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Reports point to $1M+ in Act 22 donations, impact of economic incentives 

Puerto Rico No Se Vende study highlights political donations from tax break beneficiaries and the government analyzes the performance of economic incentives.

A recently released report, titled “Pain and Profit: The Act 22 Donors Influencing Puerto Rico’s Elections,” published by the Puerto Rico No se Vende coalition, delves into the alleged donations received by local politicians from beneficiaries of the Act to Promote the Relocation of Individual Investors, Act 22, which is now under the Puerto Rico Incentives Code, or Act 60 of 2019, in recent years.

In related news, the island’s Department of Economic Development and Commerce (DDEC) released a study, “Evaluation of the Performance of Economic Incentives,” analyzing the return and impact of the various programs under Act 60. The study highlights the fiscal revenue generated by incentivized foreign corporations and the Export Services Act, Act 20, while also identifying areas needing improvement, such as the creative industries and agriculture.

According to Puerto Rico No se Vende’s report, political candidates running in the 2024 primary and general elections have received significant donations from Act 60 beneficiaries.

“Our election disclosure analysis reveals that Act 22 beneficiaries donated over $1 million dispersed between 21 different Puerto Rican elected officials in the last decade, in addition to direct donations to the Popular Democratic Party (PDP) and the New Progressive Party (NPP), the two leading political parties on the island,” the report states.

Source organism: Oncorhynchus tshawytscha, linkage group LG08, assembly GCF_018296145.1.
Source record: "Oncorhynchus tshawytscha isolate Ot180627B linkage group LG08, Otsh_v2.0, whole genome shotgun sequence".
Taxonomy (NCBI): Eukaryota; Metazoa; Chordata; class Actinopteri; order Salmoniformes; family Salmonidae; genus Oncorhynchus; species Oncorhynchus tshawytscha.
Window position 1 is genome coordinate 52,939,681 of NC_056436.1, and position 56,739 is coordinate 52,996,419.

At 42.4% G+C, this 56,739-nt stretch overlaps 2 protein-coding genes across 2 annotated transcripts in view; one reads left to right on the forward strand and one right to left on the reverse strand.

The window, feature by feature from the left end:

“Politicians in the highest offices secured lucrative donations from Act 22 beneficiaries, including current Governor Pedro Pierluisi and Resident Commissioner of Puerto Rico Jenniffer González-Colón, as well as leaders in the Puerto Rican Senate and House of Representatives. The reach of Act 22 political gifting extends to the local level, with mayors in towns with the highest number of Act 22 holders — such as San Juan, Dorado, and Guaynabo — all receiving political donations,” the publication reads.

The document highlights how some of the beneficiaries who have made electoral donations have allegedly obtained some kind of benefit or business with the government of Puerto Rico. Examples include the transfer of the docks at Bahía Urbana in a lease that could extend to 80 years to CapRock Partners, Pierluisi’s “donor investment fund.” 

According to the report, Pierluisi stands out with the alleged highest amount of donations at $429,795, followed by San Juan Mayor Miguel Romero with $151,270, Dorado Mayor Carlos López with $96,100, and González-Colón with $84,900. The report also includes donations to more than a dozen lawmakers and the two major political parties, whose total sum of reported donations through the end of 2023 is $1,023,591.

The report details the alleged amount of electoral donations received by specific candidates and political parties, as well as the total sum of the donations over the past decade. It is the second in a series seeking to “expose the impact of Act 22 in Puerto Rico.”

Act 60, also known as the Incentives Code, was passed by the Legislative Assembly and signed into law by former Gov. Ricardo Rosselló in 2019. It unifies, classifies and harmonizes more than 50 economic incentive laws under one code.